Reports in the New York Times linking New York Gov. Eliot Spitzer to a federal prostitution investigation have undoubtedly stunned companies around the nation that had come to see Spitzer as a corporate crime-buster.
The governor, the one-time scourge of Wall Street abuses, made a brief statement that did not specifically reference a prostitution investigation. But it included an apology to his family and to the public. “I violated my obligation to my family and my own sense of right and wrong,” he said, according to news reports. “I must now dedicate time to regain the trust of my family.”
It was difficult to predict what impact a possible personal scandal might have for Spitzer, who had taken a strong stand on ethical matters both as New York state’s attorney general and as New York governor. Lately his main problems had been legislative. But the Times noted that his party is “poised to perhaps gain control of the state Senate for the first time in four decades.”
Spitzer has continued to be a national voice in areas familiar to corporate finance executives, such as insurance regulation. Two weeks ago at a congressional hearing, he gave bond insurers a few days to strike rescue deals or face government action. As New York attorney general, he had been especially tough on Marsh Inc., the large insurance broker, and on American International Group, the insurance giant.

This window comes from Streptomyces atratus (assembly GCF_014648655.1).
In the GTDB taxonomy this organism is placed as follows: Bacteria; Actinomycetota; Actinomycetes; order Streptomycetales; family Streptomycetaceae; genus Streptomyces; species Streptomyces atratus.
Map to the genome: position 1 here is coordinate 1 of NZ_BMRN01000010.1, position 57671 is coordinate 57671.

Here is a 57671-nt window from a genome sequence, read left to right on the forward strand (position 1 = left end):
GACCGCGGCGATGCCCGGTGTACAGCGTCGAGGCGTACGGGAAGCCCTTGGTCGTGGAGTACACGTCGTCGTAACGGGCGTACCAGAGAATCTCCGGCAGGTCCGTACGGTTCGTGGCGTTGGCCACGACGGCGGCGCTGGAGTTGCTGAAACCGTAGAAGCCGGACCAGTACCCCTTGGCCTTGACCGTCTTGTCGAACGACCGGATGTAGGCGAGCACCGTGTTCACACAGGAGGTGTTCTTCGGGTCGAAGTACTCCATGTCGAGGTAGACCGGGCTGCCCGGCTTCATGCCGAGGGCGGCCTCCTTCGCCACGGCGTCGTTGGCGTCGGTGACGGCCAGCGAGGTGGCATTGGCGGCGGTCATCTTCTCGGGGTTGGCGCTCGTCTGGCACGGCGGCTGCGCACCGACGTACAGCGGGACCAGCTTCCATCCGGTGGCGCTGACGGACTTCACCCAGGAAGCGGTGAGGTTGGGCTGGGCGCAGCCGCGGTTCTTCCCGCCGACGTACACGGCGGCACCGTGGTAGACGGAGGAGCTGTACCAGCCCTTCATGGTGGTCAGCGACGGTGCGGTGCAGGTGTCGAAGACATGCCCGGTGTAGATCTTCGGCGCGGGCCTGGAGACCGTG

But Spitzer is perhaps best remembered in the world of finance for obtaining the $1.4 billion Global Settlement in 2002. In that case, the then attorney general sued a number of investment banks for using affiliated brokerage firms to give biased advice to investors, provide low-priced shares in initial public offerings to corporate chief executives, and other allegations.
Among the details of the prostitution investigation — conducted by the U.S. Attorney’s office for the Southern District of New York— that trickled out on Monday was a wiretap made at a Washington hotel.
The tap, conducted during an investigation of a suspected prostitution ring called Emperors Club VIP, reportedly showed the governor to be “Client 9,” who telephoned to confirm plans to have a woman travel from New York to his Washington hotel room.
The Times reported: “The governor informed his top aides Sunday night and this morning of his involvement. He canceled his public events today and scheduled an announcement for this afternoon” after getting inquiries from the newspaper. The paper said that Spitzer aides “appeared shaken,” and one “began to weep as they waited for him to make his statement at his Manhattan office.”
Compared to Spitzer’s many battles against Wall Street abuses as attorney general, his campaign against prostitution rings had seemed a relatively small effort. According to the Times, he prosecuted at least two such rings as the head of New York’s organized crime task force. In 2004, he spoke “with revulsion and anger after announcing the arrest of 16 people for operating a high-end prostitution ring out of Staten Island,” according to the paper. It quoted Spitzer as saying at the time: “This was a sophisticated and lucrative operatioin with a multitiered management structure. It was, however, nothing more than a prostitution ring.”